VT:  Our business is taking global brands and bringing them into China so in the immediate period after Chinese New Year, we’ve had a lot of projects postpone due to the supply chain issues whereas our China brands with domestic.  In March and April in China although there’s a return to normality and life has emerged from lockdown I think we’re still seeing a distaste around going back to a pure business as normal mode.  It feels like fast fashion especially is at an inflection point and the previous position of ‘perpetual consumption’ isn’t resonating with consumers.  They’re now asking themselves what is it that I need to buy and so far we haven’t seen a surge in revenge spending.

What are your biggest areas of need?

JT:   We’ve seeing a surge now in people who are looking for online education tools, and there’s been a rise in focus on building soft skills and mental health, from looking at EQ to how to deal with advertising.  Our clients have been looking for more education and informative content, this month we launched a new online founders series.  The first session was exploring the future of education technology where we brought together the CEO’s from a range of leading Chinese and global online education platforms for a peer to peer discussion on the changes that COVID-19 is bringing to ed-tech. We have also lately received huge demand on women in STEM talents from large corporations.

What changes (e.g. strategic, operational) or innovations have you implemented in response to COVID-19?

VT: Brands here have been better prepared, for independent brands then being able to switch to social commerce has helped to offset the fall in offline footfall and because the China shutdown came at Chinese New Year which is when factories will already be closed for two weeks, we’ve been able to manage operations and look to planning for the medium term recovery.

JT:  We’ve been able to move a lot of our content agenda to digital platforms, so for example last month we held a LinkedIn live session with 40 students to guide them on how to launch their career in STEM.  We’re also building more ways for our community and partners to engage and interact digitally.

What longer term challenges or opportunities do you anticipate for your business, as a result of COVID-19?

VT:  As a business we’ve already been working with a lot of independent brands who have a conscious philosophy, especially those in the health and beauty space.  I think over this year that’s only going to be more important.  Sustainability is a critical issue we’re looking at.  From my perspective I’ve looked at the current situation from the lens of ‘you’re either part of the problem, or part of the solution’.  If you don’t act to change then you’re part of the problem.  Chinese consumers are starting to become more aware in this area, from upcycling to talking about packaging waste.  These are areas which the retail industry needs to step up and address collectively.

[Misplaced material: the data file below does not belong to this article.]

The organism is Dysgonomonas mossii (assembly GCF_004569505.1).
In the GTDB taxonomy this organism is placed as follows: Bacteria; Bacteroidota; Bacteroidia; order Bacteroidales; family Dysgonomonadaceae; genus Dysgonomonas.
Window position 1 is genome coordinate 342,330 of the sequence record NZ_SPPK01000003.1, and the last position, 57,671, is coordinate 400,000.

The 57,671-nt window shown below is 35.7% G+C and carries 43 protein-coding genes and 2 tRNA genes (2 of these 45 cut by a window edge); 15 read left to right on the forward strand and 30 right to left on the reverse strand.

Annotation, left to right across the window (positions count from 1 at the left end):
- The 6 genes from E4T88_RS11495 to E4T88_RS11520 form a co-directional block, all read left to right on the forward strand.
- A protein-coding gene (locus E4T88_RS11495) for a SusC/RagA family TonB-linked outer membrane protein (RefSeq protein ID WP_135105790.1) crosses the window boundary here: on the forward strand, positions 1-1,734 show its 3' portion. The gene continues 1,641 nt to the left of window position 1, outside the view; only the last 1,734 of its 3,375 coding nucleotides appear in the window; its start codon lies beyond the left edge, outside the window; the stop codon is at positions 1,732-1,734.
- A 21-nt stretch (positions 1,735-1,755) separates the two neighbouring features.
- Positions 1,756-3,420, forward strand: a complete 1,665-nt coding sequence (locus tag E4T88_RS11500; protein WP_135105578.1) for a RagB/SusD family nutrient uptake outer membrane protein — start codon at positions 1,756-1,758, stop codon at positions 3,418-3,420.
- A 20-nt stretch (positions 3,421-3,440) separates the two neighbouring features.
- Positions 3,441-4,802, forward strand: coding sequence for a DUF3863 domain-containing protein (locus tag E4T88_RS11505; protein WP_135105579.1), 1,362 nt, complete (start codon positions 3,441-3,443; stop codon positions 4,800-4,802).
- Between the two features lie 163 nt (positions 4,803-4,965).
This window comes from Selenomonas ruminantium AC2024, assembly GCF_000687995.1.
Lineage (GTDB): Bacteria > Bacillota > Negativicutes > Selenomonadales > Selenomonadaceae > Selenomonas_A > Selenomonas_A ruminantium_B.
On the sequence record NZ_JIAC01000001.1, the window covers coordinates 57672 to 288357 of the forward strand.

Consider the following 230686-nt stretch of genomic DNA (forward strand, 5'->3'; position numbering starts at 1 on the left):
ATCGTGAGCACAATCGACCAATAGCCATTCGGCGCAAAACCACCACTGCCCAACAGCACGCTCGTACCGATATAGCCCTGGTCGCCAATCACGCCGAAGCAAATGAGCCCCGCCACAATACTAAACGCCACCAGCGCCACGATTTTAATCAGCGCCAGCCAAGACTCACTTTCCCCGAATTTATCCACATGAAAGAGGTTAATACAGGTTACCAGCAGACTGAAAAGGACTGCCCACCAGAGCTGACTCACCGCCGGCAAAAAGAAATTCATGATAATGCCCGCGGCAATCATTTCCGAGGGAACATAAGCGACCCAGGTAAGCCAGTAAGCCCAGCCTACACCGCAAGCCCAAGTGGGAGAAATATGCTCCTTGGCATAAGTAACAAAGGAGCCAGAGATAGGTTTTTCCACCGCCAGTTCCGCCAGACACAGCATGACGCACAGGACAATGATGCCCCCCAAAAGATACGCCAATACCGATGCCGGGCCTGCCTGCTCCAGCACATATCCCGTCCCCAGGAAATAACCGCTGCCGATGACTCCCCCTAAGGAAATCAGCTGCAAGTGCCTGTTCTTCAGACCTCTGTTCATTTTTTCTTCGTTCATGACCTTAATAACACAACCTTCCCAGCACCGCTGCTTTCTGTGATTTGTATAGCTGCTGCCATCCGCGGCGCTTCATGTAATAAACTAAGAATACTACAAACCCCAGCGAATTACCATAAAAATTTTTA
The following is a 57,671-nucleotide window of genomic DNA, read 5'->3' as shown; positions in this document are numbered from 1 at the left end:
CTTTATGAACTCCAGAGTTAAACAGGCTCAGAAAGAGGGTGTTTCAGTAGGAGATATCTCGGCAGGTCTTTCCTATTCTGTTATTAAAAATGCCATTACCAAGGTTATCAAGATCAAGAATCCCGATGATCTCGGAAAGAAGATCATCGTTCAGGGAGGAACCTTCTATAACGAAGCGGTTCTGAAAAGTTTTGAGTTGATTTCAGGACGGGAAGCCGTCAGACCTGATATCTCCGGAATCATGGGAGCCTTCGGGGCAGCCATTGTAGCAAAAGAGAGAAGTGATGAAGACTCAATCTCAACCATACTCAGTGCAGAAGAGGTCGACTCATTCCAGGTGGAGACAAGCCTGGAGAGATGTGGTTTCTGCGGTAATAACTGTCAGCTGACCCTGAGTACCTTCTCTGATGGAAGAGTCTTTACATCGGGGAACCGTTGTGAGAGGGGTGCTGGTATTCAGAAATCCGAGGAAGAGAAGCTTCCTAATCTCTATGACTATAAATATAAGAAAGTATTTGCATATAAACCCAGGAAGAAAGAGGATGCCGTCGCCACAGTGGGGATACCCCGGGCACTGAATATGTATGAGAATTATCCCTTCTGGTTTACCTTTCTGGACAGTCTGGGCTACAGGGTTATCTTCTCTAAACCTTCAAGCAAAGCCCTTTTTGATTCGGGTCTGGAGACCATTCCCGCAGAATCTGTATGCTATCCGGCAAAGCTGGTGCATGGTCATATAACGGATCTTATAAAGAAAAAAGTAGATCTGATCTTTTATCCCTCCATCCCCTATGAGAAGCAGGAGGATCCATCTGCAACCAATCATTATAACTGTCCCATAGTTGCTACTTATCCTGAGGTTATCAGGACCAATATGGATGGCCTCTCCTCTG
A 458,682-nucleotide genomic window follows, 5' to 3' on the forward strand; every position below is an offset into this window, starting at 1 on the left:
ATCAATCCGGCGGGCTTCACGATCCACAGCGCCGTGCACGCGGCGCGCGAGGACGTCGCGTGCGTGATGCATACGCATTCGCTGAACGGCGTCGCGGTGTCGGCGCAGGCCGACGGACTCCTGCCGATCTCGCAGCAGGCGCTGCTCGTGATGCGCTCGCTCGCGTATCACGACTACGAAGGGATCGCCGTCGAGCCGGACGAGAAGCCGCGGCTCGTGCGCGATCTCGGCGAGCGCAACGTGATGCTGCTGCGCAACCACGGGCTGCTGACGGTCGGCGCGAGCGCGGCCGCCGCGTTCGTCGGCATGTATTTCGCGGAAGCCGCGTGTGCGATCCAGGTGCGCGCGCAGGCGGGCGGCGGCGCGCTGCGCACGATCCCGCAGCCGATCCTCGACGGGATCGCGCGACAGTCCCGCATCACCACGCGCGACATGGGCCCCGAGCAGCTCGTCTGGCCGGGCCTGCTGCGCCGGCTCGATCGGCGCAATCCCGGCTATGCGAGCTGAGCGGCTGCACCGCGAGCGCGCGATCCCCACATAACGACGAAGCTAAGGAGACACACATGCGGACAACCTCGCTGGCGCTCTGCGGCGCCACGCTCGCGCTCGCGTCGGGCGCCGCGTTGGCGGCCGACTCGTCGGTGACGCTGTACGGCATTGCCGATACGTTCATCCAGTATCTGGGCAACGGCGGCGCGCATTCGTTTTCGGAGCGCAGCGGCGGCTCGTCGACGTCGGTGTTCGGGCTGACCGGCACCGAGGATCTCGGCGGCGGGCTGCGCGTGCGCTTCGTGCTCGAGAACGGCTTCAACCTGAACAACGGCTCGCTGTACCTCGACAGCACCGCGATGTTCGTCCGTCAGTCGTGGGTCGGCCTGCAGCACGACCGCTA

Who or what is inspiring you? Are you seeing other businesses respond to the crisis in clever ways?

VT: Shanghai events company, Social Supply held a month long ‘Feel Good Fest’ in April with a series of events for lifestyle-focused, health and wellness activities, classes and workshops.  I hosted a panel that covered ‘pursuing happiness in adversity’ and how we each need to take responsibility to that for ourselves.  Overall it’s been inspiring to see China’s positivity through this period and people have come together as a community.

JT: Everyone in the Ladies Who Tech community inspires me every day and they are also the reasons why keep me going.

There are lots of new technology developed to address COVID-19 or new innovative business model such as shared employee, neighbourhood e-commerce and livestreaming. What touches me is how everyone try to help each other to go through challenging time especially during the outbreak time. Technology did help during the pandemic.

For us at Ladies Who Tech, we also continue to move forward and make the changes through online activities. And one of the highlight is to host online livestreaming career webinar. If people can sell or buy consumer goods in livestreaming room, we believe corporate can ‘sell jobs’ in livestreaming while candidates can ‘buy’ jobs at new place. It went absolutely successful

Everyone wants to be famous for 15 minutes and we can all become creators using the range of social platforms but content in China is still lagging behind. There’s an opportunity to inspire by thinking about what you can offer based on what you know.  Not as a wife, or daughter or girlfriend but celebrating educating women.  We’re talking about how we can produce content that resonates with ‘4.0 women’, how to inspire and influence.

What advice do you have for other female entrepreneurs?

JT:  Celebrate women but also consider that career choice is only part of that.  For female founded brands then consider, what’s your value? what do you believe? Be part of the entrepreneur lifestyle, how can you help to inspire and lift the next generation to go higher.